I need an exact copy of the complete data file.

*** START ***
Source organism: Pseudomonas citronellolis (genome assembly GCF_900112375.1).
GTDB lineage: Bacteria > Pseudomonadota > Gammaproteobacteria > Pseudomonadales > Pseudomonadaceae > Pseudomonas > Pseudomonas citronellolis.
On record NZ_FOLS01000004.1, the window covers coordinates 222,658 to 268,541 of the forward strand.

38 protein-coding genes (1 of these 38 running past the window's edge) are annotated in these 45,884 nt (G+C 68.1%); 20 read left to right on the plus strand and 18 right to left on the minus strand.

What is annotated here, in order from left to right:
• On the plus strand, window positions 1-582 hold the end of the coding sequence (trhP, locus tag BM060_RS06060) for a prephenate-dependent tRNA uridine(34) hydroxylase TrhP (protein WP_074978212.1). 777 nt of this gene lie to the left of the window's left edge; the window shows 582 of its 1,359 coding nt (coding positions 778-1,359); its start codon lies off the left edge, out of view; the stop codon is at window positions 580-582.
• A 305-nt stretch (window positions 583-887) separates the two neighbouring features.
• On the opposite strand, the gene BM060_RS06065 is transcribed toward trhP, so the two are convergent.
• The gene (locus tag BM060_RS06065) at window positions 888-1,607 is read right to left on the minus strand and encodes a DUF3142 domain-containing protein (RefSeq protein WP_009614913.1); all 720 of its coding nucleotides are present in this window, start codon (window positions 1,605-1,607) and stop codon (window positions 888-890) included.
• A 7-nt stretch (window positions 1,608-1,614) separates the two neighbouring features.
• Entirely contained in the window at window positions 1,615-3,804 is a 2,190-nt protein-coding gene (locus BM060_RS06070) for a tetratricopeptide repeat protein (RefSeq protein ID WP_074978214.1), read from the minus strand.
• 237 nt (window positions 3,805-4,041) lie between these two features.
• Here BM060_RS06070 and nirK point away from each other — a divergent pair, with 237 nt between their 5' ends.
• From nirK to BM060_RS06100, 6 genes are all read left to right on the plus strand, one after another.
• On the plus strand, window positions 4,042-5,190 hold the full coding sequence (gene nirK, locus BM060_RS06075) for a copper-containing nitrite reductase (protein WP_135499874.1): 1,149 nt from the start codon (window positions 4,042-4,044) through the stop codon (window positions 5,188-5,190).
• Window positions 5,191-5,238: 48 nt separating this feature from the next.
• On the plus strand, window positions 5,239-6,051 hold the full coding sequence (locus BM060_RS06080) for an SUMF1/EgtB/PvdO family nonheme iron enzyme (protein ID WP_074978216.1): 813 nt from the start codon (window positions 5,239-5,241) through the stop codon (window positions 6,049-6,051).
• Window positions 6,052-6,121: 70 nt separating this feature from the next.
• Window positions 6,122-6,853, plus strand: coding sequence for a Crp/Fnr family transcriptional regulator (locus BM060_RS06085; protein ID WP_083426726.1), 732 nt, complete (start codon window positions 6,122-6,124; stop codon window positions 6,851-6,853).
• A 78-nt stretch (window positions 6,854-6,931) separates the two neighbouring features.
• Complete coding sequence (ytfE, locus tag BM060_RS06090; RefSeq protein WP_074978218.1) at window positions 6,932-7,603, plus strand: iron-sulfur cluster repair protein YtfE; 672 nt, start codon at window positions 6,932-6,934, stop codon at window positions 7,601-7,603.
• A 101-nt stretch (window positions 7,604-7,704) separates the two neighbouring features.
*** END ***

Source organism: Pseudomonas citronellolis (genome assembly GCF_900112375.1).
GTDB lineage: Bacteria > Pseudomonadota > Gammaproteobacteria > Pseudomonadales > Pseudomonadaceae > Pseudomonas > Pseudomonas citronellolis.
On record NZ_FOLS01000004.1, the window covers coordinates 222,658 to 268,541 of the forward strand.

38 protein-coding genes (1 of these 38 running past the window's edge) are annotated in these 45,884 nt (G+C 68.1%); 20 read left to right on the plus strand and 18 right to left on the minus strand.

What is annotated here, in order from left to right:
• On the plus strand, window positions 1-582 hold the end of the coding sequence (trhP, locus tag BM060_RS06060) for a prephenate-dependent tRNA uridine(34) hydroxylase TrhP (protein WP_074978212.1). 777 nt of this gene lie to the left of the window's left edge; the window shows 582 of its 1,359 coding nt (coding positions 778-1,359); its start codon lies off the left edge, out of view; the stop codon is at window positions 580-582.
• A 305-nt stretch (window positions 583-887) separates the two neighbouring features.
• On the opposite strand, the gene BM060_RS06065 is transcribed toward trhP, so the two are convergent.
• The gene (locus tag BM060_RS06065) at window positions 888-1,607 is read right to left on the minus strand and encodes a DUF3142 domain-containing protein (RefSeq protein WP_009614913.1); all 720 of its coding nucleotides are present in this window, start codon (window positions 1,605-1,607) and stop codon (window positions 888-890) included.
• A 7-nt stretch (window positions 1,608-1,614) separates the two neighbouring features.
• Entirely contained in the window at window positions 1,615-3,804 is a 2,190-nt protein-coding gene (locus BM060_RS06070) for a tetratricopeptide repeat protein (RefSeq protein ID WP_074978214.1), read from the minus strand.
• 237 nt (window positions 3,805-4,041) lie between these two features.
• Here BM060_RS06070 and nirK point away from each other — a divergent pair, with 237 nt between their 5' ends.
• From nirK to BM060_RS06100, 6 genes are all read left to right on the plus strand, one after another.
• On the plus strand, window positions 4,042-5,190 hold the full coding sequence (gene nirK, locus BM060_RS06075) for a copper-containing nitrite reductase (protein WP_135499874.1): 1,149 nt from the start codon (window positions 4,042-4,044) through the stop codon (window positions 5,188-5,190).
• Window positions 5,191-5,238: 48 nt separating this feature from the next.
• On the plus strand, window positions 5,239-6,051 hold the full coding sequence (locus BM060_RS06080) for an SUMF1/EgtB/PvdO family nonheme iron enzyme (protein ID WP_074978216.1): 813 nt from the start codon (window positions 5,239-5,241) through the stop codon (window positions 6,049-6,051).
• Window positions 6,052-6,121: 70 nt separating this feature from the next.
• Window positions 6,122-6,853, plus strand: coding sequence for a Crp/Fnr family transcriptional regulator (locus BM060_RS06085; protein ID WP_083426726.1), 732 nt, complete (start codon window positions 6,122-6,124; stop codon window positions 6,851-6,853).
• A 78-nt stretch (window positions 6,854-6,931) separates the two neighbouring features.
• Complete coding sequence (ytfE, locus tag BM060_RS06090; RefSeq protein WP_074978218.1) at window positions 6,932-7,603, plus strand: iron-sulfur cluster repair protein YtfE; 672 nt, start codon at window positions 6,932-6,934, stop codon at window positions 7,601-7,603.
• A 101-nt stretch (window positions 7,604-7,704) separates the two neighbouring features.